When cruising from Fort Lauderdale to the PMY Rendezvous in Bimini, our Vicem 72 went right past the 160-foot Major Wager.
It finally happened you guys. I had a dream to fly, and I made it come true. Jetlev was kind enough to get me a test flight on their R200 Jet Pack, and ... It. Was. Suh-weet.
I don't want to give away too much because PMY Tries in our January issue will have all the details, but keep your eyes peeled for a video of my flight coming soon to our Web site.
Since I've started here at PMY, there's been an interesting little shift in the forwarded emails I receive and conversations I have with friends and family.
It's slowly starting to shift to all about boats.
There are the spottings, when friends, family, and coworkers send me pictures of boats either to share or to identify it and demand more information.
For example, I received this picture with the simple request to identify it:
By Jason Y. Wood
While the foibles of the marketplace make it difficult for some of us to feel thankful, all boaters should consider the Thanksgiving holiday as an opportunity, a time to reflect and consider our good fortune in all aspects of our lives. This holiday above all others can provide a much-needed change in perspective, for both buyers and sellers.
One night in the well-lit rivers and canals of Fort Lauderdale (during the boat show, no less) gave me a sense of what boaters can’t see when they rely on the naked eye. Seems that the docklights, street lamps, and hotel-walkway lights could confuse boaters nearly as much as they help, thanks to the glare and reflections. But I really didn’t know what I was missing until I was able to compare the view through a FLIR thermal-imaging camera. I brought my own video camera along to see what its lens recorded of the view from the bow and what I could see on the thermal-imaging display. See for yourself how they match up here.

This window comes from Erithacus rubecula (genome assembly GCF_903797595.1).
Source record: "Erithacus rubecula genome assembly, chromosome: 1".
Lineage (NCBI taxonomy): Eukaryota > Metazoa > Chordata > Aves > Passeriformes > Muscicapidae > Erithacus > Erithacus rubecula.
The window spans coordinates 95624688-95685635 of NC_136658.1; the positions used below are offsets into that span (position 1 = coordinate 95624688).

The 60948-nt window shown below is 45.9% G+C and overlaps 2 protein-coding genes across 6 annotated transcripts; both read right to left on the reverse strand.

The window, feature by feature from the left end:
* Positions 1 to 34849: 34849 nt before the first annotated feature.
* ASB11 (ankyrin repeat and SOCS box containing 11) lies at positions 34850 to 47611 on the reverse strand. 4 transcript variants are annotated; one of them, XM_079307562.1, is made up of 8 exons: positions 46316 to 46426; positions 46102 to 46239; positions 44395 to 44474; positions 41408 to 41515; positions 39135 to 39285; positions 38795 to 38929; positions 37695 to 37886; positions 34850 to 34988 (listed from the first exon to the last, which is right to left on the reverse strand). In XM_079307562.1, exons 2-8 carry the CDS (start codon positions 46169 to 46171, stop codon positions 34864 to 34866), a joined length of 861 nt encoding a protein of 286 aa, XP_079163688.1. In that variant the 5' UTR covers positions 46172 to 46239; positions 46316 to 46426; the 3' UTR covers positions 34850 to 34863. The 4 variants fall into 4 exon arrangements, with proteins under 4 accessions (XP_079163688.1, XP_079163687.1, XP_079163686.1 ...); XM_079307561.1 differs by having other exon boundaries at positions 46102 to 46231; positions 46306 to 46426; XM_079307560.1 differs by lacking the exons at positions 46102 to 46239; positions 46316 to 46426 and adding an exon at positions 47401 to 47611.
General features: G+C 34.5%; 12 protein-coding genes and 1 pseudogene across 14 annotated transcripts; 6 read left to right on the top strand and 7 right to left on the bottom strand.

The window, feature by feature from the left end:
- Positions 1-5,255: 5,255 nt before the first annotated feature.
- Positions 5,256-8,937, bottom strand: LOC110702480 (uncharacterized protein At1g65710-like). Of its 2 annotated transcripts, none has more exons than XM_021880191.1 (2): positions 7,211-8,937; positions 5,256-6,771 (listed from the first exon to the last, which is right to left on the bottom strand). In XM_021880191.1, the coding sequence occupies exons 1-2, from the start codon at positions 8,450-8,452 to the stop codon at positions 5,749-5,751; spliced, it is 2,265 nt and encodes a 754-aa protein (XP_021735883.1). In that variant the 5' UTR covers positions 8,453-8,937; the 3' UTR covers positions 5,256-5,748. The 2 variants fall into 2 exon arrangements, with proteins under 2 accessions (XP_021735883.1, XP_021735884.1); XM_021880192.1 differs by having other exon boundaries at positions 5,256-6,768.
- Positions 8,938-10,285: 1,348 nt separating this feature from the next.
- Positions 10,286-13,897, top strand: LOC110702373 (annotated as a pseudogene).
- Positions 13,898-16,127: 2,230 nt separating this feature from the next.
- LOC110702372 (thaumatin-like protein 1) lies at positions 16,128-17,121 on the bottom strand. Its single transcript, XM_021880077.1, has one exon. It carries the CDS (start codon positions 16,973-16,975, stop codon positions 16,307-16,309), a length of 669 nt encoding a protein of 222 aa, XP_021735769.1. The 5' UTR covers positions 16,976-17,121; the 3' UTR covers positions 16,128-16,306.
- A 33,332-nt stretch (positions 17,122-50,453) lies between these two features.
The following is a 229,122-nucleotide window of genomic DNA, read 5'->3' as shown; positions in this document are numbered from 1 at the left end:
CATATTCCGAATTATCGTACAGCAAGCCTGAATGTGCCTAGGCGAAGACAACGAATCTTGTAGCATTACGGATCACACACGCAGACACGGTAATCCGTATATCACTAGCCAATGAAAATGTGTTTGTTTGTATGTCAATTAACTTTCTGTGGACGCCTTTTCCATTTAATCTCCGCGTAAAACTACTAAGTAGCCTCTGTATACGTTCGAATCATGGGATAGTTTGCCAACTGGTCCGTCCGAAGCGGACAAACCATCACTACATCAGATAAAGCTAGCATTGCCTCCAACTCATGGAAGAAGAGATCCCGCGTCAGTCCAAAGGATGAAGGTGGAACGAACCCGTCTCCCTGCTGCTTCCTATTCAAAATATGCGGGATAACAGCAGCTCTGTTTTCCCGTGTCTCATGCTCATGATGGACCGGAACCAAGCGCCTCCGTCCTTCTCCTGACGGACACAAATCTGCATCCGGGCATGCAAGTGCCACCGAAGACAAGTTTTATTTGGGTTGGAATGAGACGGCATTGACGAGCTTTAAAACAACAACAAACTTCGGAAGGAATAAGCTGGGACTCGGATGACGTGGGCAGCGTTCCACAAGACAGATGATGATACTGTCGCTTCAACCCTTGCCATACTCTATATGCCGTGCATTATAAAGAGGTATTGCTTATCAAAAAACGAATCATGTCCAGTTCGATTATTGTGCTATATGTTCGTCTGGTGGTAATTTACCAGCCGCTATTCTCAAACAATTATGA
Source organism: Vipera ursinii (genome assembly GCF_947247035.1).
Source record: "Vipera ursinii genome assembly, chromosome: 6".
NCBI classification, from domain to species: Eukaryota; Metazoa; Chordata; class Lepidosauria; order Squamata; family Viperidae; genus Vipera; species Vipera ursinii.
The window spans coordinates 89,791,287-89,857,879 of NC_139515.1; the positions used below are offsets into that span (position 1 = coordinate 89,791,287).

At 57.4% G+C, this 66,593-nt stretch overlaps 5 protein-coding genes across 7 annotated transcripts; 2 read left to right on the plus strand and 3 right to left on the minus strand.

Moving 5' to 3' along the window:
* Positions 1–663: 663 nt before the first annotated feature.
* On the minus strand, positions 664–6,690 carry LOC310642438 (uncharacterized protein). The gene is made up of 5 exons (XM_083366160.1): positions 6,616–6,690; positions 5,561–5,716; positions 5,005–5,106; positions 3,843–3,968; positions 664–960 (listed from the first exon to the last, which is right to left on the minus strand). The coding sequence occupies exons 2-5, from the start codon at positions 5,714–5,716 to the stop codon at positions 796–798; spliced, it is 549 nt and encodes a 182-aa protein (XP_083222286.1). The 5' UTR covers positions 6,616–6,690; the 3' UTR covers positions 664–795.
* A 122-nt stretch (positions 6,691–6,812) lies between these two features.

The United States Coast Guard recently became the first military branch to issue its personnel iPhones and Androids. Why? The agency is looking to build smartphone platforms to increase emergency responsiveness.
Steven Spielberg may have riveted moviegoers with his depiction of the storming of Normandy in Saving Private Ryan, but he only irritated beach-goers when he took his own boat ashore while on vacation.
During a Mediterranean cruise in August, the Hollywood mogul anchored his 282-foot Seven Seas—No. 9 on PMY’s America’s Top 100 Yachts list—off northern Sardinia. Spielberg and several friends, including goddaughter Gwyneth Paltrow, reportedly took the tender for a cruise and decided to do some sunbathing near Porto Liscia—apparently missing the signs prohibiting motorboats within 300 meters of the beach. When they beached the boat and disembarked, a tourist phoned police claiming the tender had threatened swimmers. The Italian Coast Guard showed up in short order.
I was sitting at my favorite local waterfront “conference center” (aka marina pub) late last summer swapping solutions to the world’s problems and spinning boating yarns, truthful and not, with some friends.
I had the pleasure of getting to know Michael Ryan—who co-ran Maestro Yachts in the Americas, and who passed away unexpectedly on November 2nd at the too-young age of 54—on a trip to Bimini last May. It was a trip for work, but Michael’s undeniable affability made it feel very much like I was vacationing with old friends, despite not really knowing any of my travel companions.
Despite rapidly evolving building techniques, boating has a lot of traditions that remain from those early days of yore (also known as the days of yesteryear).
When Italian shipbuilder Tecnomar recently laid the keel for its 40-meter Impero yacht, a good luck coin was included. A coin in the keel has long symbolized good fortune for the yacht through her construction and long after.